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Head of Product at Monito Joined over 3 years ago
For those who don't want to read the whole post, my argument is that when working with the Design Thinking approach in the context of an early stage startup, it's sometimes faster, cheaper and more effective to start the iteration cycle directly at the ideation-prototype phase, then test and implement your ideas, before circling back to the "understand" phase once you have more material on which to base your user research.
What do you think?
Yes, I think a "tools" badge would really make sense as well.
Thanks for your answer, it makes sense and I'll follow this advice.
I'm a startup founder currently doing the job of a designer but looking to hire someone better than me to take on that role (while I focus on product management).
I got a lot of insights from this thread, thanks for that.
We have a "take-home challenge" for all our new hires (being for a software engineer position or a paid marketing one), with usually a time-cap of 4-5 hours and a project that is non-related to our industry or product.
I was naturally thinking to ask our UX/UI candidates to go through a "take-home challenge" as well, and the insights I got from this post make me think I need to be extra-cautious in the way I introduce it.
Other than not asking candidates to re-design our product, are there any other red-flag I should be worried about?
I'm Pascal, author of this UX benchmark study.
UX designers rarely have the occasion to do benchmark studies of an industry, and when they do, it's usually to compare themselves to their competitors, which means the results of those studies are rarely published.
At Monito, our job is to compare and review money transfer providers to help our users find which one is the best for their transfers, which is why it made sense for us to make an in-depth assessment of the user experience offered by ten leading money transfer providers in our industry.
The results of our study are both relevant for our users who send money abroad, for money transfer providers and the industry in general, and I think it can be interesting for any designer, as an example of a UX benchmark study.
We based our research on 50 user-tests carried out in collaboration with the remote-user testing UserBrain (http://userbrain.net).
If you have any question on our methodology or the results, I'm happy to answer your comments.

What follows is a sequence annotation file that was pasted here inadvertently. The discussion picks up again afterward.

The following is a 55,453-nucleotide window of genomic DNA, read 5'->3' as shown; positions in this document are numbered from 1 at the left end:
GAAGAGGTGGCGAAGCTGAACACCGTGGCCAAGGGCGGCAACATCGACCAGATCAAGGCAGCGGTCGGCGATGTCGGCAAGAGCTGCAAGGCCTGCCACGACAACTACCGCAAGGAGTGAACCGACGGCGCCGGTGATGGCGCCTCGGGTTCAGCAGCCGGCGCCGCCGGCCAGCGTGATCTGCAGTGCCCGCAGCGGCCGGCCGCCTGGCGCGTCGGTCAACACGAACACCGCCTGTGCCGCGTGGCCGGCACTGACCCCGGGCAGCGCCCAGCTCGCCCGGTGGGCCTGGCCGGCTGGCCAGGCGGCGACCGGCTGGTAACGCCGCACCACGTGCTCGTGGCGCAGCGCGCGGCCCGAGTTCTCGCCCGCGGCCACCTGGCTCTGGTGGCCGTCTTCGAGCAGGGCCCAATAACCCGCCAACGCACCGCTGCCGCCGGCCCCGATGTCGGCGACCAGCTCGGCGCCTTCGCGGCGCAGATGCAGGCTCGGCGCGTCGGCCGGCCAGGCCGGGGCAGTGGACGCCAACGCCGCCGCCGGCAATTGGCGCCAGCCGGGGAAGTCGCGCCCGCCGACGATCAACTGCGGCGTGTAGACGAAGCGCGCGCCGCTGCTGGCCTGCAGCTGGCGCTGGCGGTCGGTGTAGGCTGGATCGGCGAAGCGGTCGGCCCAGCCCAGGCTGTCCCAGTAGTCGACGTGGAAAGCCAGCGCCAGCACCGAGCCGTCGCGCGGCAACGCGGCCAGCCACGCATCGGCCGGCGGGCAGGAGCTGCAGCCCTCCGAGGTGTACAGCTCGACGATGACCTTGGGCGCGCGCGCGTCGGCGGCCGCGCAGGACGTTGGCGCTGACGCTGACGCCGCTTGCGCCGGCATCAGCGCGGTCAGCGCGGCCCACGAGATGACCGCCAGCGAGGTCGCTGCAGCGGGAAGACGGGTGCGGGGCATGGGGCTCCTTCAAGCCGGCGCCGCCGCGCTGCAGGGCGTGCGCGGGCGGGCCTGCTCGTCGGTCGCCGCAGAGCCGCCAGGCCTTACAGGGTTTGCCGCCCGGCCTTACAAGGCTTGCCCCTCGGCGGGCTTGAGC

Exactly two years after sharing with your the 11 digital tools I use every week as Head of Product at Monito, I'm back with 7 new tools!
I think it is even truer today than it was at the time: having the right “digital toolbox” is key if you want to succeed as a startup.
The last time around, I received tons of interesting feedbacks from the community, so it would be great if you could share what are the digital tools that you couldn't do without!
If you're clients are sending you money from abroad (in another currency than you're account), then comparing your options is key in order to optimize your transfer and avoid losing money on bad exchange rates and fees. PayPal, for example, is a solution to avoid when doing international transactions.
Some mentioned Payoneer already, TransferWise's borderless account may be an even better solution, you can compare all your options at www.monito.com (I'm one of the founders of the platform).
Thanks a lot for your feedbacks, I think you're spot on with your comments.
I agree (of course) that there would be much more to do in order to create a comic book by using Prisma (or any other AI smart filter tool) than what I did in what you rightly called a proof of concept.
I got the idea of transforming my vacations photos into a graphic novel via Prisma in the middle of the trip, so it wasn't planned ahead. I did try to change the way I took pictures to better serve the story and the constraints and needs of a graphic novel, but now that I have the hindsights of actually building the story, I know that I would approach it very differently if I were to start the experience again !
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